This combination provides a massaging sandal 100 that becomes more comfortable over time, as the middle sole 120 gradually adjusts to the particular user's foot and pattern of walking, and without excessive boating. In a current embodiment, the middle sole 120 is thicker near the rearward, or heel portion 121 of the middle sole 120. The heel portion 121 of the middle sole 120 experiences the greatest loads, and therefore it is advantageous to use a thicker middle layer in that region to provide improved shock absorption for user comfort, and to allow for greater conformability over time.
As seen most clearly in
The massaging sandal 100 optionally includes one or more intermediate crushable foam layers 125, 126 (two shown) disposed in the recess 122 of the middle sole 120, and may be attached thereto, for example, by adhesive bonding or ultrasonic welding. Alternatively, the crushable foam layers 125, 126 may be simply placed in the recess 122, and retained there by other of the sole components. The intermediate foam layers 125, 126 are preferably a light-weight polymeric foam material that exhibits some resiliency during use, but will eventually be substantially crushed through use, such that the cushioning effect of the intermediate foam layers 125, 126 will diminish. A second recess 124 may be provided in the middle sole 120 to accommodate one or more of the intermediate foam layers 125, 126.
A massaging upper sole 130 is disposed in the recess 122 of the middle sole 120, overlying the intermediate foam layers 125, 126, and extends upwardly from the middle sole 120. The massaging upper sole 130 includes a base portion 132 disposed generally in the recess 122, and a large number of fingers 134 that project upwardly from the base portion 132. In a current embodiment, the upper sole 130 includes more than one hundred fingers 134. The fingers 134 may be generally rounded at the top, or may flatten out, to have a generally cylindrical shape. For example, in a particular embodiment, an island 136 of fingers 134 are provide near the heel region with a generally flattened upper end, thereby better accommodating the peak forces generated at the heel during walking. It will also be appreciated that the fingers 134 may be of differing heights, to better conform to the shape of the user's foot. For example, the fingers 134 near the medial instep portion 138 of the upper sole 130, and the fingers 134 near the front side of the metatarsal region 139 may be longer, such that the fingers 134 extend to the relevant areas of the user's foot during normal walking. The upper sole 130 may also include a recess (not shown) in the bottom face to accommodate the intermediate foam layers 125, 126. It will be appreciated, therefore, that the tops of the fingers 134 generally define a contoured upper surface that is adapted to the general shape of a user's foot.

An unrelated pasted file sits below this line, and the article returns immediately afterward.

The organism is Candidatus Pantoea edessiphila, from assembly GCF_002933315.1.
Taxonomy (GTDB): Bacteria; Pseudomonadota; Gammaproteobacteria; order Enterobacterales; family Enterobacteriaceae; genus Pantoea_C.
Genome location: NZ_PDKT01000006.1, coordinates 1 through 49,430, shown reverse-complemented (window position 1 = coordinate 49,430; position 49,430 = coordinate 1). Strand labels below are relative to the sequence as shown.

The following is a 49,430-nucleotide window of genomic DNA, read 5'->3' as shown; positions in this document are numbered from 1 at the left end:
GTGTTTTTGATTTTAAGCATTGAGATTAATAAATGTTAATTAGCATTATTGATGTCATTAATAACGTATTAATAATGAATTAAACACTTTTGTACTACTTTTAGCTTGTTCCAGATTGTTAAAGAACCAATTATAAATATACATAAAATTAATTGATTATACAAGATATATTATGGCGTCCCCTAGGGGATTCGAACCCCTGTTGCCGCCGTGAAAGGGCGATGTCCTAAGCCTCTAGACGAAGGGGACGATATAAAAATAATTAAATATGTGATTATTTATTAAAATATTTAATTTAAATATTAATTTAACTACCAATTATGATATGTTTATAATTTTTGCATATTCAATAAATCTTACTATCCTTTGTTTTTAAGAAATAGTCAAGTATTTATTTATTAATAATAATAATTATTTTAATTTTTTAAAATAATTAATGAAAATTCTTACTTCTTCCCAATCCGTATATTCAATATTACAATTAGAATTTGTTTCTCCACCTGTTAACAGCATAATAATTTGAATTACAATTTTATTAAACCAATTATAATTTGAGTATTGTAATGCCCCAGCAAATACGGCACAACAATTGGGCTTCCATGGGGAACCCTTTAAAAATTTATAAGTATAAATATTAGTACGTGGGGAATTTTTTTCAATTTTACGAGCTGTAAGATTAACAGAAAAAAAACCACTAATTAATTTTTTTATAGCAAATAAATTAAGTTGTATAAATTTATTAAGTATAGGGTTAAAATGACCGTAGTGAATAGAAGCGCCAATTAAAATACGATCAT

The fingers 134, of course, provide the massaging action to the user's foot, and therefore it is desirable that the fingers 134 be sufficiently elastic to provide the massaging action. The desired material properties will depend on the particular application as well as the number, location and particular shape of the fingers 134. It is considered to be within the skill in the art to design fingers 134 having desirable elastic properties. In the current embodiment, the upper sole 130 is molded from a polyurethane/latex blend, and may be attached to the middle sole 120 by adhesive bonding, or by any other method as are known in the art.
A strap assembly 140 may be attached to the footpad by any convenient method. In the preferred embodiment, the strap assembly 140 comprises lateral and medial straps 142, 144 that each include a include a tab portion 141, 143 that is inserted under the upper sole 130 during assembly, prior to attaching the upper sole 130 to the middle sole 120. The lateral and medial straps 142, 144 are then adhered to the middle sole 120 concurrently with, or prior to, attachment of the upper sole 130. It will be apparent that alternate attachment mechanisms may be used, without departing from the present invention, including for example stitching, co-molding, and the like. Similarly, the lateral and medial straps 142, 144 may be formed as a unitary piece, with a connecting portion extending transversely across the width of the sandal. The lateral and medial straps 142, 144 include cooperative attachment mechanisms, for example hook and loop type fasteners 145 such as Velcro™, to facilitate appropriate adjustment and securement of the strap assembly 140.